Internet Seen as a Tool Not a Right by Internet Founder
Vinton Gray “Vint” Cerf contends that internet access should be seen as a tool for human rights, not as a human right in and of itself.
The internet has shown itself useful as a communication tool in recent history. Cerf says in his New York Times op ed, “From the streets of Tunis to Tahrir Square and beyond, protests around the world last year were built on the Internet and the many devices that interact with it.”
The protesters got the word out to each other using Twitter or Facebook in order to organize against their governments. But is it the internet that is the right or the freedom of communication with like-minded others? According to Cerf, the internet doesn’t quite reach the bar to be considered a human right. He defines a human right as, “the things we as humans need in order to lead healthy, meaningful lives, like freedom from torture or freedom of conscience.”
He says that the internet as a human or civil right overlooks a more fundamental issue, “The responsibility of technology creators themselves to support human and civil rights.” The internet has equalized the platform for creating, sharing and obtaining information on a global scale. People have new ways of expressing their rights.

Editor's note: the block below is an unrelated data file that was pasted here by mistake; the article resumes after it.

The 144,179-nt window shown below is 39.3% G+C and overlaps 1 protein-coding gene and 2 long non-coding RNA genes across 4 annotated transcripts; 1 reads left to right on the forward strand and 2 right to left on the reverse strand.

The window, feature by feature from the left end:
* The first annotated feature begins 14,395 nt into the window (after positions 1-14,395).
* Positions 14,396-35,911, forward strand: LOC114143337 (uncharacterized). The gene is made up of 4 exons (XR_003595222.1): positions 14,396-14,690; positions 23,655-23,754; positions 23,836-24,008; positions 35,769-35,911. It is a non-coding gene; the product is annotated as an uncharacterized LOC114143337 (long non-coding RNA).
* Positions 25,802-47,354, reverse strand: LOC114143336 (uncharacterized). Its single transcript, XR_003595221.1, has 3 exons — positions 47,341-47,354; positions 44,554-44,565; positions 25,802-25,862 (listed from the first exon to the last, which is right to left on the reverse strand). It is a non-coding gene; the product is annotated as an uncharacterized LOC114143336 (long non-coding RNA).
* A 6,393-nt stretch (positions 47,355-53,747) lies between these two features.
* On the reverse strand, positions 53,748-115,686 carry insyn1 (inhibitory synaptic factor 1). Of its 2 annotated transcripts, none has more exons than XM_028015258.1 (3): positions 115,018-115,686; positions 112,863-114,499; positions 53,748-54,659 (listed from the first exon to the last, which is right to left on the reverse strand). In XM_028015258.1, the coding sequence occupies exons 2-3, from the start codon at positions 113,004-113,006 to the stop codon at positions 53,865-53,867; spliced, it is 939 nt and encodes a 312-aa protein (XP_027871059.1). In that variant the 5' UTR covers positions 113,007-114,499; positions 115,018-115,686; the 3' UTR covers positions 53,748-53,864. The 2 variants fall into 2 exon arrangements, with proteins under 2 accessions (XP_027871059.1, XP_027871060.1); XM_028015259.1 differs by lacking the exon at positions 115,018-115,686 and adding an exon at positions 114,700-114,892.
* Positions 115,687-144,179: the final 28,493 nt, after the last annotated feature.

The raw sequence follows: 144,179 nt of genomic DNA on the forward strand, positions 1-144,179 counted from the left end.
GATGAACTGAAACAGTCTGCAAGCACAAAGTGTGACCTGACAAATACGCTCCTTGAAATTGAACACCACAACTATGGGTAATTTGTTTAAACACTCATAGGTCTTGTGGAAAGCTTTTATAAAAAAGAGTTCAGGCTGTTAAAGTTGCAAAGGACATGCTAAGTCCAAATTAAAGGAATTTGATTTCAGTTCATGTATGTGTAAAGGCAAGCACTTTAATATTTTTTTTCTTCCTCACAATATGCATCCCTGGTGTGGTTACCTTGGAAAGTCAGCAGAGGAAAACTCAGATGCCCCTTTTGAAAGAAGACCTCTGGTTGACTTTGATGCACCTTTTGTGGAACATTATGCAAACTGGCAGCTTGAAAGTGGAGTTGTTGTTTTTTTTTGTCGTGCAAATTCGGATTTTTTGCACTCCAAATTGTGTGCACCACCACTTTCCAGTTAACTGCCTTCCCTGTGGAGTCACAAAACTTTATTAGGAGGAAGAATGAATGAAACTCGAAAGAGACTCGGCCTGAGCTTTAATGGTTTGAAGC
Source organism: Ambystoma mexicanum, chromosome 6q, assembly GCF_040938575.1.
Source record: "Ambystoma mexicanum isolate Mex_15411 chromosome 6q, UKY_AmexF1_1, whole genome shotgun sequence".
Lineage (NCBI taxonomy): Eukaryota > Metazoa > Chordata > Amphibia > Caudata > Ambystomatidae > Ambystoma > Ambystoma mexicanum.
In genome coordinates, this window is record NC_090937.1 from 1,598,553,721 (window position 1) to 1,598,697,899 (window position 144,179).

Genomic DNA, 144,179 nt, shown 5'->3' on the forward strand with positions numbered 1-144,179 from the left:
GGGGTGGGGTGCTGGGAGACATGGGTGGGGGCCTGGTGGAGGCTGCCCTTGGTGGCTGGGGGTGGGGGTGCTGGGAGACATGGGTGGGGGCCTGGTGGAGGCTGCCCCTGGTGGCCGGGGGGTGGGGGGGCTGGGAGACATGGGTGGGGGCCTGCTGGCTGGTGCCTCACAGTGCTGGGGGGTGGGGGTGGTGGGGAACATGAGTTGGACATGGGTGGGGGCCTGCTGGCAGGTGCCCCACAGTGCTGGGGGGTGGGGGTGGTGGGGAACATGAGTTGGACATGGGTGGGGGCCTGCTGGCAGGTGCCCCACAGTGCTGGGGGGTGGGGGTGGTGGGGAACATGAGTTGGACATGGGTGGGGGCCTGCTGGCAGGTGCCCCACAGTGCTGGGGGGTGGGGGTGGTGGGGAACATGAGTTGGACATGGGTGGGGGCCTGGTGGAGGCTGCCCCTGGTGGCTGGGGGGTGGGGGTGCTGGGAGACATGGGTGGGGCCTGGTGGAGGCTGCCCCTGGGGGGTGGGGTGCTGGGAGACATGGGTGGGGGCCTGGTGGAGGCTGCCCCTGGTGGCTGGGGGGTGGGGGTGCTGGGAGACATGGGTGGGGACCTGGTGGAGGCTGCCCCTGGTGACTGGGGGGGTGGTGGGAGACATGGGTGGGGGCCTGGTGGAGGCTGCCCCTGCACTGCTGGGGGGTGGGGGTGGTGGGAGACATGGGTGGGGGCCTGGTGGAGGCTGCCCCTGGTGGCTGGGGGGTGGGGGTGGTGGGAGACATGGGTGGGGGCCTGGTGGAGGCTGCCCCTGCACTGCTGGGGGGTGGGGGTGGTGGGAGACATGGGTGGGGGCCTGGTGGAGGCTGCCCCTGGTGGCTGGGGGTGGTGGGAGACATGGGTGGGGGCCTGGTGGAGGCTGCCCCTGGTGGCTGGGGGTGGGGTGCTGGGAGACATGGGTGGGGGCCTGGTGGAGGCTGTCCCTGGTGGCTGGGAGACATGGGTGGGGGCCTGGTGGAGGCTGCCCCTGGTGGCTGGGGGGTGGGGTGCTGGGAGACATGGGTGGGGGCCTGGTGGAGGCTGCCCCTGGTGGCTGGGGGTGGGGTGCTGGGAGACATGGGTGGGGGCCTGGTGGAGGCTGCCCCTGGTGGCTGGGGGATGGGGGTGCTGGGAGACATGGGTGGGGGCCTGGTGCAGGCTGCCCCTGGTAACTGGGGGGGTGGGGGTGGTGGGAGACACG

But engineers, the gatekeepers of new technologies, have responsibilities. They should be “protecting users from specific harms like viruses and worms that silently invade their computers.” These technological barriers block people on a daily basis from their access to the tools that the internet provides.
Cerf sums up his argument saying, “Improving the Internet is just one means, albeit an important one, by which to improve the human condition. It must be done with an appreciation for the civil and human rights that deserve protection — without pretending that access itself is such a right.”